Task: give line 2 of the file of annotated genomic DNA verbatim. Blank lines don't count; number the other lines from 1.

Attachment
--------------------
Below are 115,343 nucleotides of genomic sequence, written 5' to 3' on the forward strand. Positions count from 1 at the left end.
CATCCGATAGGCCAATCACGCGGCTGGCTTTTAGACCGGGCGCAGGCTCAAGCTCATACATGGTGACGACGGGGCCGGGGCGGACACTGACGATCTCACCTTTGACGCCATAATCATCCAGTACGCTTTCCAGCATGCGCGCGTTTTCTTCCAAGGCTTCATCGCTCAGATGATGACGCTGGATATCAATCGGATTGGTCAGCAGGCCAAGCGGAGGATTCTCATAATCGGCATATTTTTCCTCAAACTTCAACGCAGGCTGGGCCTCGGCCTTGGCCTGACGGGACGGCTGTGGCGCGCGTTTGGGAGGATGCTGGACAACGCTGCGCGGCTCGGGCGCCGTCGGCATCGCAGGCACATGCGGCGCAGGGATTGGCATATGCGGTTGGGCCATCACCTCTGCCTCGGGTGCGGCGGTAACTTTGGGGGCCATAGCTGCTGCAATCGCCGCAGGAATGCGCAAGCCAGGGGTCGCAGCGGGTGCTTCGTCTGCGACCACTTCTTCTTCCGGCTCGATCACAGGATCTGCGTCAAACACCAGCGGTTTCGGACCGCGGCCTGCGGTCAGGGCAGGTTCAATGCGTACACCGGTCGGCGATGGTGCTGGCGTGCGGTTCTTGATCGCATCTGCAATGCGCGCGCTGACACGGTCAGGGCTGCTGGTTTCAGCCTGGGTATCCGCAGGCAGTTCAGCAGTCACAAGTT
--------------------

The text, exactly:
CATCCGATAGGCCAATCACGCGGCTGGCTTTTAGACCGGGCGCAGGCTCAAGCTCATACATGGTGACGACGGGGCCGGGGCGGACACTGACGATCTCACCTTTGACGCCATAATCATCCAGTACGCTTTCCAGCATGCGCGCGTTTTCTTCCAAGGCTTCATCGCTCAGATGATGACGCTGGATATCAATCGGATTGGTCAGCAGGCCAAGCGGAGGATTCTCATAATCGGCATATTTTTCCTCAAACTTCAACGCAGGCTGGGCCTCGGCCTTGGCCTGACGGGACGGCTGTGGCGCGCGTTTGGGAGGATGCTGGACAACGCTGCGCGGCTCGGGCGCCGTCGGCATCGCAGGCACATGCGGCGCAGGGATTGGCATATGCGGTTGGGCCATCACCTCTGCCTCGGGTGCGGCGGTAACTTTGGGGGCCATAGCTGCTGCAATCGCCGCAGGAATGCGCAAGCCAGGGGTCGCAGCGGGTGCTTCGTCTGCGACCACTTCTTCTTCCGGCTCGATCACAGGATCTGCGTCAAACACCAGCGGTTTCGGACCGCGGCCTGCGGTCAGGGCAGGTTCAATGCGTACACCGGTCGGCGATGGTGCTGGCGTGCGGTTCTTGATCGCATCTGCAATGCGCGCGCTGACACGGTCAGGGCTGCTGGTTTCAGCCTGGGTATCCGCAGGCAGTTCAGCAGTCACAAGTT